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brexx classic rexx implementation
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                                                                    o o
                             R  E  X  X               1992-2011  /||    |\
                              Ver. 2.x                   BNV      ||    |
                             for  MSDOS                MARMITA    `.___.'
                              and Unix

             Author.........Vasilis N. Vlachoudis
             Address........19Q rue du Jura
                            St.Genis-Pouilly F-1630
             Http addr......
             Last updated...Jun-2011

 What is REXX?
     REXX is a programming language designed by Michael Cowlishaw of
 IBM UK Laboratories.  In his own words:  "REXX is a procedural
 language that allows programs and algorithms to be written in a
 clear and structured way."

     Syntactically, REXX doesn't look that different from any other
 procedural language.  Here's a simple REXX program:

             /* Count some numbers */

             say "Counting..."
             do i = 1 to 10
                 say "Number" i

     What makes REXX different from most other languages is its
 capability for being used as a _macro language_ for arbitrary
 applications.  The idea here is that application developers don't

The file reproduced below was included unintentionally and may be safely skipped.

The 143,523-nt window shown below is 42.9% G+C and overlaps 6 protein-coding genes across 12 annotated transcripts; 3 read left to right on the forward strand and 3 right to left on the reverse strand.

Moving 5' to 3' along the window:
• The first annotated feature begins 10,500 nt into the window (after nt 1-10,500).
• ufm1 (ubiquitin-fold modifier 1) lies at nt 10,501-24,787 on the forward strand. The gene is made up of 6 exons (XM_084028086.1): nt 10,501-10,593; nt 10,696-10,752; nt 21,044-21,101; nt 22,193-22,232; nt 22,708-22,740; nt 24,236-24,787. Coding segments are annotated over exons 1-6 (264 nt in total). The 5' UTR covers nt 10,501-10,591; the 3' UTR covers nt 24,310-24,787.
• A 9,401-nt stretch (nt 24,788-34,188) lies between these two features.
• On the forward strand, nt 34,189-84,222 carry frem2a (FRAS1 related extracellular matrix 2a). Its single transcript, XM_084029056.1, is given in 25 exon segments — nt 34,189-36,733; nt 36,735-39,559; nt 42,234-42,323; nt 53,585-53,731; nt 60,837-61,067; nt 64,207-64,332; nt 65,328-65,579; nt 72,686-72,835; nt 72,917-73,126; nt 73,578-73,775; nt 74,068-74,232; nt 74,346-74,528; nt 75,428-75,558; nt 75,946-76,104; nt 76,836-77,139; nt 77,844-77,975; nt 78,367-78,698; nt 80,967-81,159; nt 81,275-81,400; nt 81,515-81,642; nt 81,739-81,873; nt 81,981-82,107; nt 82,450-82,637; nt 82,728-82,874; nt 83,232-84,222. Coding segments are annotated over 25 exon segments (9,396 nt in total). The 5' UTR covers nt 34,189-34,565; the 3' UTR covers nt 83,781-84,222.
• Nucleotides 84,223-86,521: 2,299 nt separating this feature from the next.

have to design their own macro languages and accompanying
 interpreters. Instead they use REXX as the basis for that language
 and support the REXX programming interface. When a REXX program
 runs and comes across an expression or function that isn't part of
 the base language definition, it can ask the application if it
 knows how to handle it.  The application only has to support
 features that are specific to it, freeing the developer from
 handling the mundane task of writing a language interpreter.  And
 if all applications use REXX as their macro language, the user only
 has to learn one language instead of a dozen.

 About this REXX interpreter
    I wrote this version of REXX because I though that it would be
 nice to have my own REXX interpreter do use it with DOS, UNIX and
 also as a macro language for my programs. This REXX interpreter is
 written in ANSI C, and I have tried to make it fast and flexible,